What is Heart Failure?

Heart failure is a general term that means that your heart is not pumping blood as effectively as needed to the rest of your body. Because blood carries oxygen and materials that nourish the body, as a result, other organs do not receive the nutrients that they need.

When the body realizes that it is not being nourished properly, it signals the heart to pump harder so that blood will circulate more thoroughly. However, as the heart works harder to meet the needs of the body, the muscle tissue that makes up the heart can get thicker (just as other muscles in your body get larger when you exercise them more than usual). The heart can also become stretched and stiffened due to the increased demands.

As the heart changes shape, these physical changes are called “remodeling.” As the heart muscle remodels, the heart becomes less efficient in pumping blood out, and so the heart continually has to work harder and harder. Eventually these changes, occurring with the progression of heart failure, can lead to serious complications.

Heart failure can affect many organs of the body. The weakened heart muscles may not be able to supply enough blood to the kidneys, which then begin to lose their normal ability to excrete salt (sodium) and water, causing the body to retain more fluid. The lungs may become congested with fluid, something doctors call pulmonary edema. Fluid may accumulate in the liver, thereby impairing its ability to rid the body of toxins and produce essential proteins, eventually resulting in renal failure. The intestines may become less efficient in absorbing nutrients and medicines. Fluid also may accumulate in the extremities, especially the legs and ankles. Eventually, left untreated, worsening heart failure will affect virtually every organ in the body.

Heart failure often initially develops because you have (or had) a medical condition, such as coronary artery disease, a heart attack or high blood pressure, or exposure to cardiotoxic conditions, which has damaged or put extra workload on your heart.

The Warning Signs of Heart Failure

Here are some common early warning signs that may indicate the presence of heart failure. Just because you may experience one or more of the following symptoms, doesn’t mean you have heart failure. It could be caused by something else, but, regardless, you should consult your physician or healthcare professional.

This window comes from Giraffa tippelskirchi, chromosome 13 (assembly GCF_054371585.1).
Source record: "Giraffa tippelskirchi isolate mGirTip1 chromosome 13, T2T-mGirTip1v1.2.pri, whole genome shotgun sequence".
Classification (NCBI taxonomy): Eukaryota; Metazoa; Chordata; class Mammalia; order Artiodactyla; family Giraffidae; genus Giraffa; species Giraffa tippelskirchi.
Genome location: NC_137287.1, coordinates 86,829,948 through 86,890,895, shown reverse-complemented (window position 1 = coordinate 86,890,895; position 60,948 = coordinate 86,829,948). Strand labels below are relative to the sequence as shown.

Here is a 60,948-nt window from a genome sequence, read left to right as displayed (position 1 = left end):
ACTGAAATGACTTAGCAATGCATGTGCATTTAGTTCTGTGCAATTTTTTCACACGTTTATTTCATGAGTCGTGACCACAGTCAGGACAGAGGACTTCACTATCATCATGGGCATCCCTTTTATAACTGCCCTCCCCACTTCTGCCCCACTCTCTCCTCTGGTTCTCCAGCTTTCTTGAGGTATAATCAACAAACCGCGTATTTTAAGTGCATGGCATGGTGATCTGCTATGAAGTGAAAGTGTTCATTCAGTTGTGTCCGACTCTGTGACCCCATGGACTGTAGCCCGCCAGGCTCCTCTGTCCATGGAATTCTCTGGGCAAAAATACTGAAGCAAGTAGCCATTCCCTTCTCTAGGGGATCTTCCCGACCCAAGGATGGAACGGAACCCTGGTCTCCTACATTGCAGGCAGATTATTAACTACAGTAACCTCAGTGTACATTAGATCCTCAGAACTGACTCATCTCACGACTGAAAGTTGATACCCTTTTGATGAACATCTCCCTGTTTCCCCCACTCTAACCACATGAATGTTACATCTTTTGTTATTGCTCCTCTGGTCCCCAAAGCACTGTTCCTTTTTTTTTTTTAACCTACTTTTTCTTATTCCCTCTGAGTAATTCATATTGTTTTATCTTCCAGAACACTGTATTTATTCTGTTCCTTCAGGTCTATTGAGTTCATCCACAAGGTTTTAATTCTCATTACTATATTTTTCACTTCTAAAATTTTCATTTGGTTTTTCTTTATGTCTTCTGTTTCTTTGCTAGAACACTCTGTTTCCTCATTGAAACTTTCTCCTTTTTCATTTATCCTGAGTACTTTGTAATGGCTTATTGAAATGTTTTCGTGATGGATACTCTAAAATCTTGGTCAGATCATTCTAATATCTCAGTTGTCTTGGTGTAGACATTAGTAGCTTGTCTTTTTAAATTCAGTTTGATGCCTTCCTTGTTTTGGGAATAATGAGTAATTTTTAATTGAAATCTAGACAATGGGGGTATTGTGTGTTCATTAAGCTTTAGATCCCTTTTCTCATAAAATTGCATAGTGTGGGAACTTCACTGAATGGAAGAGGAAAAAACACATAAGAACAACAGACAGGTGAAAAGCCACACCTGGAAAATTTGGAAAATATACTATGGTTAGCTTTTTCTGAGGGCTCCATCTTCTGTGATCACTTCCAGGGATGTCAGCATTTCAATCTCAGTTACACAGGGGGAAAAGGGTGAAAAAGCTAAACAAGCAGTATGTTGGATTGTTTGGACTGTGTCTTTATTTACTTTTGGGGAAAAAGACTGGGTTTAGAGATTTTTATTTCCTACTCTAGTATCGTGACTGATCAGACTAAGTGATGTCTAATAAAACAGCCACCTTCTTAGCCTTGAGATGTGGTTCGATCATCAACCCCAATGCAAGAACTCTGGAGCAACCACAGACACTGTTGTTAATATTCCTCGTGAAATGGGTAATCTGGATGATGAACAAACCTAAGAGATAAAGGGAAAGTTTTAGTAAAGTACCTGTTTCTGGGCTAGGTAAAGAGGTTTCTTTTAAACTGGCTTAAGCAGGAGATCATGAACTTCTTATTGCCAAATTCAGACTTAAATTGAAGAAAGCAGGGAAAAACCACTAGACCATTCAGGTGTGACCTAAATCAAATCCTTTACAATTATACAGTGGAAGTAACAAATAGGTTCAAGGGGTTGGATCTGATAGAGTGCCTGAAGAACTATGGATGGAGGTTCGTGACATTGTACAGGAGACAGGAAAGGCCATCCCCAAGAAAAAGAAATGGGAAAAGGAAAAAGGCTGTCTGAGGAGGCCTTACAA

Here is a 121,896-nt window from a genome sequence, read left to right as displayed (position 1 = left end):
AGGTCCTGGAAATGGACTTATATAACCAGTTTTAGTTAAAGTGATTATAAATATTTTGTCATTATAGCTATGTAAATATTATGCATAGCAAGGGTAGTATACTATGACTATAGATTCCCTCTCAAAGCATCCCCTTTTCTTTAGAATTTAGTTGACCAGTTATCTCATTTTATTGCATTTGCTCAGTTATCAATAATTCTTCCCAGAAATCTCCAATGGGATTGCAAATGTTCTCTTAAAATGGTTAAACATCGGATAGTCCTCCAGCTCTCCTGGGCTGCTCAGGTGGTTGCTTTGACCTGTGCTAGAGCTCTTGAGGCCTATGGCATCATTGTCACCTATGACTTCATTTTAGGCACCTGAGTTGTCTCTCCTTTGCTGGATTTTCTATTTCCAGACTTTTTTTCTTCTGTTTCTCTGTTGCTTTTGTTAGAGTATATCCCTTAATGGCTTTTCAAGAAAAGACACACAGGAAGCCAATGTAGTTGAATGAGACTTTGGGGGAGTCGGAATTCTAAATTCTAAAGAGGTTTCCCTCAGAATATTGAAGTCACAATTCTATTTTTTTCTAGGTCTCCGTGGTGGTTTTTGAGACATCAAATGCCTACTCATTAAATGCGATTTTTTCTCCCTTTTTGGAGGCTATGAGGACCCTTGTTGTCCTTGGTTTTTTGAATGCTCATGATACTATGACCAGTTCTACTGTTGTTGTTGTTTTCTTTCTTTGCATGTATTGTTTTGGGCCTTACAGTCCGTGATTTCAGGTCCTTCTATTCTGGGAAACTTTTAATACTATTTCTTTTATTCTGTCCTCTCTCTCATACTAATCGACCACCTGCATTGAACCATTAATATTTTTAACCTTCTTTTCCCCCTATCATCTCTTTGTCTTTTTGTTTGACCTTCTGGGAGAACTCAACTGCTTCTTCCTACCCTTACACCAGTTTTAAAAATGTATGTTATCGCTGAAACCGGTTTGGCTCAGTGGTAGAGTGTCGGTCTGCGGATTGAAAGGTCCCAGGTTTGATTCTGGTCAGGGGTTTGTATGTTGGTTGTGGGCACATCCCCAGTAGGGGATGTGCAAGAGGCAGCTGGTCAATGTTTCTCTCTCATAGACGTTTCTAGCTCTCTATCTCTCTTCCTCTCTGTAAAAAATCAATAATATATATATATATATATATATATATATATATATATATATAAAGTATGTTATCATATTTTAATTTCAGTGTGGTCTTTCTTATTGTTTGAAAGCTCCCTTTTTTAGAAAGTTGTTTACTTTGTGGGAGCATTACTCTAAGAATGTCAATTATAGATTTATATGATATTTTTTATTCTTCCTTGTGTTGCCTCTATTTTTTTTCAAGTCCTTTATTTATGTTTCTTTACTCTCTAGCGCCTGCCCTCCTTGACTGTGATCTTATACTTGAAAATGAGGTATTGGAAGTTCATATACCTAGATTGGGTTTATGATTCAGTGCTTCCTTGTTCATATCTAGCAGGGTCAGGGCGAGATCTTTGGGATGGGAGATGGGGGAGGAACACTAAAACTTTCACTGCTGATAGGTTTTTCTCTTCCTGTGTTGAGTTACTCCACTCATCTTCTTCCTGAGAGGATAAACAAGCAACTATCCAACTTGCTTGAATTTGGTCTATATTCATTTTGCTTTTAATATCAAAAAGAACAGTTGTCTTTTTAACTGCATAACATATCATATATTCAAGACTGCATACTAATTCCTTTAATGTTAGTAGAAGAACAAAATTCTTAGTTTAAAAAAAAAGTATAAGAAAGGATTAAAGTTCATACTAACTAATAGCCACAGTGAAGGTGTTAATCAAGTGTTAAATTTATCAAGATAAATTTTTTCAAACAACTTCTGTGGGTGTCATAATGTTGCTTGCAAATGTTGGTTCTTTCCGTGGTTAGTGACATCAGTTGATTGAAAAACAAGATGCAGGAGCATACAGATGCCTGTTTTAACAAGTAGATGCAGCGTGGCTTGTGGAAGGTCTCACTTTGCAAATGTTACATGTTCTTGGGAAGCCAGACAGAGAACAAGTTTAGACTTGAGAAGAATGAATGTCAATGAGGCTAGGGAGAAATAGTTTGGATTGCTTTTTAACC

• Shortness of breath
  • Swelling of the legs or ankles
  • Sudden weight gain
  • Swelling or pain in the abdomen
  • Frequent dry, hacking cough
  • Increase fatigue
  • Trouble sleeping, waking up with shortness of breath
  • Nausea


The following websites may be able to provide you with additional information about heart failure.

A website provided by the Heart Failure Society of America (HFSA). The website provides information for patients as well as those interested in heart failure research. It focuses heavily on educational information.

The European Society of Cardiology (ESC) and the Heart Failure Association of the ESC have written a thorough review of what causes heart failure, which tests should be run, how your doctor can treat heart failure, advice for living with heart failure for you and your caregivers, and other useful information.

HeartHub for Patients
This website, which is sponsored by the American Heart Association (AHA), provides patients with information to help them avoid serious heart failure episodes that lead to a hospitalization. The site provides dietary and lifestyle information as well as material to further explain your medical situation and care.

Medline Plus
Provided by the National Institutes for Health (NIH), this site provides many links to other resources on the web for heart failure as well as a lot of information in Spanish. The website also has an interactive tutorial in English or Spanish for patients.

American Heart Association
In addition to background information on heart failure, the AHA site provides patients with multimedia illustrations and animations to help understand some of the medical terminology and progression of the disease.

Additional Links


Mayo Clinic